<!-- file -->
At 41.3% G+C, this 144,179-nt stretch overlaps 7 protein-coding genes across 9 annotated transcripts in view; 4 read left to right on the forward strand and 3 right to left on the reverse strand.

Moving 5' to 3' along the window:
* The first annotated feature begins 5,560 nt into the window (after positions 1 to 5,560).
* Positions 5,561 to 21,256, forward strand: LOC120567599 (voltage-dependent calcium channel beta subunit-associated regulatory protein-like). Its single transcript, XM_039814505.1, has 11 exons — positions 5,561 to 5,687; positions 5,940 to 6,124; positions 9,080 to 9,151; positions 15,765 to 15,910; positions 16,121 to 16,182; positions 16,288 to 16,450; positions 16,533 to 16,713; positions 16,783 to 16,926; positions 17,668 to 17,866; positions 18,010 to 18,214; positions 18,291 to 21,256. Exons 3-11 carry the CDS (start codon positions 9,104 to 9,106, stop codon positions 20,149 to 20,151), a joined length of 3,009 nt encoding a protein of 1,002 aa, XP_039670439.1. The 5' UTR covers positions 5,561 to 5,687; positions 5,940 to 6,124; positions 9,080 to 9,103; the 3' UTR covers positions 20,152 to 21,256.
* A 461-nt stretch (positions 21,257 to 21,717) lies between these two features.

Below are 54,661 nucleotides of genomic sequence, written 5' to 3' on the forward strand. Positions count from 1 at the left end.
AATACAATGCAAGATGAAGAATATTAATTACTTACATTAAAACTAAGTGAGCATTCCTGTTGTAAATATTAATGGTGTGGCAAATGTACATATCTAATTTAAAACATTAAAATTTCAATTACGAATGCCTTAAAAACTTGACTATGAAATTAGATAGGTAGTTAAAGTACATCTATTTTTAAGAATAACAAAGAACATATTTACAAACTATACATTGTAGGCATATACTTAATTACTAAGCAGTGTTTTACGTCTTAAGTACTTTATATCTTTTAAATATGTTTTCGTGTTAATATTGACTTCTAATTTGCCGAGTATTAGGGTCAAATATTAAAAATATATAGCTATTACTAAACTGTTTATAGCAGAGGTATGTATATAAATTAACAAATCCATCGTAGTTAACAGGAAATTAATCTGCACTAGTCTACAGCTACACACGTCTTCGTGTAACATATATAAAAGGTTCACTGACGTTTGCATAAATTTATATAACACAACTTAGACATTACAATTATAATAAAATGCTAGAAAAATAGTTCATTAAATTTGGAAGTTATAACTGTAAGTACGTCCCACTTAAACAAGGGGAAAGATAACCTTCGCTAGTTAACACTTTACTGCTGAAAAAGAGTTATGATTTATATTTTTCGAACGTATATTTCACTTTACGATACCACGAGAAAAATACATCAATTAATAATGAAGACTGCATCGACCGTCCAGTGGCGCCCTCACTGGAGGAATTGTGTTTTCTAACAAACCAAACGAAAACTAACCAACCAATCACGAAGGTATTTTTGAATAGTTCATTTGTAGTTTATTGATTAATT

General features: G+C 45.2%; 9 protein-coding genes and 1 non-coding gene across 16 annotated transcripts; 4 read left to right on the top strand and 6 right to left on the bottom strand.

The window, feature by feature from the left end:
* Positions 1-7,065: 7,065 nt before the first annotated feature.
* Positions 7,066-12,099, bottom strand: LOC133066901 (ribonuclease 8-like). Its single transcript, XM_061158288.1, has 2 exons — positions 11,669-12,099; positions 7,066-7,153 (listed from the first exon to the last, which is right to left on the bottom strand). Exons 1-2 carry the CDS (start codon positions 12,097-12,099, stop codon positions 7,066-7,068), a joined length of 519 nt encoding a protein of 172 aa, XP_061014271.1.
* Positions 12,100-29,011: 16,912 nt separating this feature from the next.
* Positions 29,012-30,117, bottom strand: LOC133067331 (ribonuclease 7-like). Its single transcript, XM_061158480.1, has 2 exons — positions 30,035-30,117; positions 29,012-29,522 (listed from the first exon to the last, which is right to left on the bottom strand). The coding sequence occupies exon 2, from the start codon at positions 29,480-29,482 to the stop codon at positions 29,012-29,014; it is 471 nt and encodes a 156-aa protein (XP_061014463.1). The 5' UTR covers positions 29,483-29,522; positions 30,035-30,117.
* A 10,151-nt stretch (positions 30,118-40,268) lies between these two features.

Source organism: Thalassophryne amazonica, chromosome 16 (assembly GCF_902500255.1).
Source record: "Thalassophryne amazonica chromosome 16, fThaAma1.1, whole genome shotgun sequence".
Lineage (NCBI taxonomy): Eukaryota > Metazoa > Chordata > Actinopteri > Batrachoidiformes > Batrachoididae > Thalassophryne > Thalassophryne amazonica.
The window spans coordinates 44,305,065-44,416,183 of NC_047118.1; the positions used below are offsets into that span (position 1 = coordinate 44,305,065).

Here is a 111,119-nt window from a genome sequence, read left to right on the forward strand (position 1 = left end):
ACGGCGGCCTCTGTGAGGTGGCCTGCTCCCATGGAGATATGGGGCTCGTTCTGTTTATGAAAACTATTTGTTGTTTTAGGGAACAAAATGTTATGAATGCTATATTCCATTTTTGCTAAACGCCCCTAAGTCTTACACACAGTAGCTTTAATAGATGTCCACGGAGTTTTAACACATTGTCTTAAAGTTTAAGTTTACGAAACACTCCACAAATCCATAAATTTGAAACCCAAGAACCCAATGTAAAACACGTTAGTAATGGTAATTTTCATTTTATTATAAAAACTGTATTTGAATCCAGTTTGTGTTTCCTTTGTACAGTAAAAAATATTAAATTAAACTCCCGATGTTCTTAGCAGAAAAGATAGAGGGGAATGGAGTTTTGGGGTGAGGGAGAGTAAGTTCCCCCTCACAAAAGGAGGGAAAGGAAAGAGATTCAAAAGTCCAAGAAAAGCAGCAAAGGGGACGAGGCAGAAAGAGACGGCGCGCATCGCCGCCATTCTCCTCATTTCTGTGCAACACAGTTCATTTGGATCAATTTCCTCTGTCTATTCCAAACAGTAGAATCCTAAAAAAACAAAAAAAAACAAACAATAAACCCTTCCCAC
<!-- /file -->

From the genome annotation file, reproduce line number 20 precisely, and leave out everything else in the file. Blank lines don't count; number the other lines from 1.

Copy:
ACGGCGGCCTCTGTGAGGTGGCCTGCTCCCATGGAGATATGGGGCTCGTTCTGTTTATGAAAACTATTTGTTGTTTTAGGGAACAAAATGTTATGAATGCTATATTCCATTTTTGCTAAACGCCCCTAAGTCTTACACACAGTAGCTTTAATAGATGTCCACGGAGTTTTAACACATTGTCTTAAAGTTTAAGTTTACGAAACACTCCACAAATCCATAAATTTGAAACCCAAGAACCCAATGTAAAACACGTTAGTAATGGTAATTTTCATTTTATTATAAAAACTGTATTTGAATCCAGTTTGTGTTTCCTTTGTACAGTAAAAAATATTAAATTAAACTCCCGATGTTCTTAGCAGAAAAGATAGAGGGGAATGGAGTTTTGGGGTGAGGGAGAGTAAGTTCCCCCTCACAAAAGGAGGGAAAGGAAAGAGATTCAAAAGTCCAAGAAAAGCAGCAAAGGGGACGAGGCAGAAAGAGACGGCGCGCATCGCCGCCATTCTCCTCATTTCTGTGCAACACAGTTCATTTGGATCAATTTCCTCTGTCTATTCCAAACAGTAGAATCCTAAAAAAACAAAAAAAAACAAACAATAAACCCTTCCCAC